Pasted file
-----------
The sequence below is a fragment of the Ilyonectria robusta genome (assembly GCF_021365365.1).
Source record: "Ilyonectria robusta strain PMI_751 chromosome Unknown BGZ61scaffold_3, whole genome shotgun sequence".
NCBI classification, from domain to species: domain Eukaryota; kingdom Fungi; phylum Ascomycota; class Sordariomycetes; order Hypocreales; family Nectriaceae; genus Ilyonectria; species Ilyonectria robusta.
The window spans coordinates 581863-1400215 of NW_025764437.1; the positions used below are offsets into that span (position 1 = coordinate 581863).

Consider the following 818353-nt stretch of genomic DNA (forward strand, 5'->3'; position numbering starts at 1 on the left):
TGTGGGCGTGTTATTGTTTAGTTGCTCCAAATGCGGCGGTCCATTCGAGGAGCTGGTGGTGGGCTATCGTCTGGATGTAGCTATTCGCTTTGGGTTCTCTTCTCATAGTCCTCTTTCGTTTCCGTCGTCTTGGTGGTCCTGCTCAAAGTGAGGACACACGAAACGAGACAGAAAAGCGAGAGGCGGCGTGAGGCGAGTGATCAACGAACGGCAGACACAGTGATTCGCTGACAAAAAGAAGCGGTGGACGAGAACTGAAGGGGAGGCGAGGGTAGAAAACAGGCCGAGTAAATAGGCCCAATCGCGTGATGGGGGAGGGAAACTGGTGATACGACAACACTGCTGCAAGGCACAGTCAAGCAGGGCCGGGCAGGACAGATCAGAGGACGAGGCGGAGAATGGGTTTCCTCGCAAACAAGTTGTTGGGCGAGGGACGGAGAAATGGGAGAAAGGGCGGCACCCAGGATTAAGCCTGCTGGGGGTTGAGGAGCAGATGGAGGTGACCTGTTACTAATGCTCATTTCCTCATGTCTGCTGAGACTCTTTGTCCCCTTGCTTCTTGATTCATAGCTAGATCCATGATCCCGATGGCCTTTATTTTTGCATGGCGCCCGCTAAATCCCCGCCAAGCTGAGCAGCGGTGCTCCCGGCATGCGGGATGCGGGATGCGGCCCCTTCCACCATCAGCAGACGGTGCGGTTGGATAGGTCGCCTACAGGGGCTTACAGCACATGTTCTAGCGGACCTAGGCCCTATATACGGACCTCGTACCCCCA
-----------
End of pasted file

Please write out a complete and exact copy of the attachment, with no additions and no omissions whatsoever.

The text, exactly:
The sequence below is a fragment of the Ilyonectria robusta genome (assembly GCF_021365365.1).
Source record: "Ilyonectria robusta strain PMI_751 chromosome Unknown BGZ61scaffold_3, whole genome shotgun sequence".
NCBI classification, from domain to species: domain Eukaryota; kingdom Fungi; phylum Ascomycota; class Sordariomycetes; order Hypocreales; family Nectriaceae; genus Ilyonectria; species Ilyonectria robusta.
The window spans coordinates 581863-1400215 of NW_025764437.1; the positions used below are offsets into that span (position 1 = coordinate 581863).

Consider the following 818353-nt stretch of genomic DNA (forward strand, 5'->3'; position numbering starts at 1 on the left):
TGTGGGCGTGTTATTGTTTAGTTGCTCCAAATGCGGCGGTCCATTCGAGGAGCTGGTGGTGGGCTATCGTCTGGATGTAGCTATTCGCTTTGGGTTCTCTTCTCATAGTCCTCTTTCGTTTCCGTCGTCTTGGTGGTCCTGCTCAAAGTGAGGACACACGAAACGAGACAGAAAAGCGAGAGGCGGCGTGAGGCGAGTGATCAACGAACGGCAGACACAGTGATTCGCTGACAAAAAGAAGCGGTGGACGAGAACTGAAGGGGAGGCGAGGGTAGAAAACAGGCCGAGTAAATAGGCCCAATCGCGTGATGGGGGAGGGAAACTGGTGATACGACAACACTGCTGCAAGGCACAGTCAAGCAGGGCCGGGCAGGACAGATCAGAGGACGAGGCGGAGAATGGGTTTCCTCGCAAACAAGTTGTTGGGCGAGGGACGGAGAAATGGGAGAAAGGGCGGCACCCAGGATTAAGCCTGCTGGGGGTTGAGGAGCAGATGGAGGTGACCTGTTACTAATGCTCATTTCCTCATGTCTGCTGAGACTCTTTGTCCCCTTGCTTCTTGATTCATAGCTAGATCCATGATCCCGATGGCCTTTATTTTTGCATGGCGCCCGCTAAATCCCCGCCAAGCTGAGCAGCGGTGCTCCCGGCATGCGGGATGCGGGATGCGGCCCCTTCCACCATCAGCAGACGGTGCGGTTGGATAGGTCGCCTACAGGGGCTTACAGCACATGTTCTAGCGGACCTAGGCCCTATATACGGACCTCGTACCCCCA